Export inspections were all within expectations.  26.9 million bushels of beans were shipped during the week ending 3/20 bringing the year to date total up to 1.457 billion bushels.  This means we only need to ship a total of 73 million bushels over the next 23 weeks, or an average of 3.2 million to reach the target, which looks like a foregone conclusion at this point. For corn we moved 45 million bushels, which brings the marketing year total up to 829 million bushels or 51% of the projection.  We need to average 34.6 million per week to reach the current target.  For wheat, we moved 19.3 million bushels, bringing the YTD total up to 933 million.  To reach the targets of 1.175 billion we need to average 20.2 million per week for the next 12 weeks.

The volume was not heavy today, and it would appear that a lack of sellers allowed the strength more that any overwhelming kind of buying interest.  Look for additional choppy erratic action between now and next Monday.

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Morning Comments - Full - Interesting Bounce

Mar 24, 2014


Fundamentals – Grain and soy markets began the trade for this week under a little pressure but between 2:30 and 3:00 in the morning prices turned back higher and while we have pulled away from the overnight highs, remain in the positive column.  I do not specifically see any news in the wheat market that would call for an extended bounce from here and most of it is a re-hash of what we traded on last week; Dryness in the south and west and tensions in Ukraine.  With the quarterly grain stocks and prospective planting report now just a week away, we could see prices just remain choppy and range bound between now and then.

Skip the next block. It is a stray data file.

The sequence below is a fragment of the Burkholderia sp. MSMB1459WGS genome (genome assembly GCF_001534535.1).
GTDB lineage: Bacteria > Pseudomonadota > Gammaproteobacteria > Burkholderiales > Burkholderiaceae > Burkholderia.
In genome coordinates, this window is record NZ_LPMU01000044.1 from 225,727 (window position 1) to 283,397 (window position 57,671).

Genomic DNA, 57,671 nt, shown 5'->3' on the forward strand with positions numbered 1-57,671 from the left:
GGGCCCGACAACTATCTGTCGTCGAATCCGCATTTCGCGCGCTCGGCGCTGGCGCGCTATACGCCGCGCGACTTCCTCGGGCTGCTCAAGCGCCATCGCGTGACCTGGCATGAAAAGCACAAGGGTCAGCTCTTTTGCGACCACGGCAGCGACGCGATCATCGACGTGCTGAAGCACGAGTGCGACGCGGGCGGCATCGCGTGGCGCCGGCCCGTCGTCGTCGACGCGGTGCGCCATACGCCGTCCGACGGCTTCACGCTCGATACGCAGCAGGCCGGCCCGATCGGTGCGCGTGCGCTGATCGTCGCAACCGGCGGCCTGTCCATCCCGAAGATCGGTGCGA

The trade is looking for something in the 15 to 20 million-bushel range for the export inspections.  

Technical – Quite a wide range overnight in May wheat as we traded through both ends of Friday’s range but still remain well contained within last week’s range.  My intermediate indicator is now rolling over so unless we are surprised by another Black Swan event, I suspect we are poised for a downward correction moving forward.  If that can begin before the reports on the 31st is debatable though.  The next cycle date ahead is on the 31st.  If we have turned lower from there, look for a general swing down into at least the 10th of April but ideally into the end of cycle counts that line up on the 21st


Fundamentals – The corn market was higher quickly after the open last night but traded quite stable until 2:45 and then witnessed a nice little half-hour rally and before returning to where we were trading prior to the bounce.  It is tough to find much reasoning for the mini-rally other than maybe a short-term technical bounce from the pressure late last week.

As with the wheat market we may just continue to tread water between now and the 31st as we await the grain stocks and prospective planting report.  The trade is looking for export inspections in the 35 to 40 million bushels range.